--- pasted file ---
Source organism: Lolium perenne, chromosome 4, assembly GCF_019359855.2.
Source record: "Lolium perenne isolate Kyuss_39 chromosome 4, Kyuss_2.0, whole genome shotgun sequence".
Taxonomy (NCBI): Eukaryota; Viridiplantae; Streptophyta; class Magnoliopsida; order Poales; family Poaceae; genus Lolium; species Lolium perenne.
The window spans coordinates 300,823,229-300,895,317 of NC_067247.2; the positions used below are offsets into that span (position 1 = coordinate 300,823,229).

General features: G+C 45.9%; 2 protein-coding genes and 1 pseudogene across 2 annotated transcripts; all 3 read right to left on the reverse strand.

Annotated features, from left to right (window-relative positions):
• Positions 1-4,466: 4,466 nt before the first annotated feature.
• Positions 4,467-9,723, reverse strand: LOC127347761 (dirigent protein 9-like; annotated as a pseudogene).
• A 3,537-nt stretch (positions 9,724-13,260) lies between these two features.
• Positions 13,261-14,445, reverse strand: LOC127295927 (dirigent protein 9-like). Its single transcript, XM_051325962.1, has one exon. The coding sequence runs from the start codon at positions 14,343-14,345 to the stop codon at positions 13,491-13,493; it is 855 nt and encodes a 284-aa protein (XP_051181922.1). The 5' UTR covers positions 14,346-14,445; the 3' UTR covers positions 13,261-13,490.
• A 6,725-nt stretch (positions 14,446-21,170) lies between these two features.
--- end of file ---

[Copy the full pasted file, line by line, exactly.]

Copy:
Source organism: Lolium perenne, chromosome 4, assembly GCF_019359855.2.
Source record: "Lolium perenne isolate Kyuss_39 chromosome 4, Kyuss_2.0, whole genome shotgun sequence".
Taxonomy (NCBI): Eukaryota; Viridiplantae; Streptophyta; class Magnoliopsida; order Poales; family Poaceae; genus Lolium; species Lolium perenne.
The window spans coordinates 300,823,229-300,895,317 of NC_067247.2; the positions used below are offsets into that span (position 1 = coordinate 300,823,229).

General features: G+C 45.9%; 2 protein-coding genes and 1 pseudogene across 2 annotated transcripts; all 3 read right to left on the reverse strand.

Annotated features, from left to right (window-relative positions):
• Positions 1-4,466: 4,466 nt before the first annotated feature.
• Positions 4,467-9,723, reverse strand: LOC127347761 (dirigent protein 9-like; annotated as a pseudogene).
• A 3,537-nt stretch (positions 9,724-13,260) lies between these two features.
• Positions 13,261-14,445, reverse strand: LOC127295927 (dirigent protein 9-like). Its single transcript, XM_051325962.1, has one exon. The coding sequence runs from the start codon at positions 14,343-14,345 to the stop codon at positions 13,491-13,493; it is 855 nt and encodes a 284-aa protein (XP_051181922.1). The 5' UTR covers positions 14,346-14,445; the 3' UTR covers positions 13,261-13,490.
• A 6,725-nt stretch (positions 14,446-21,170) lies between these two features.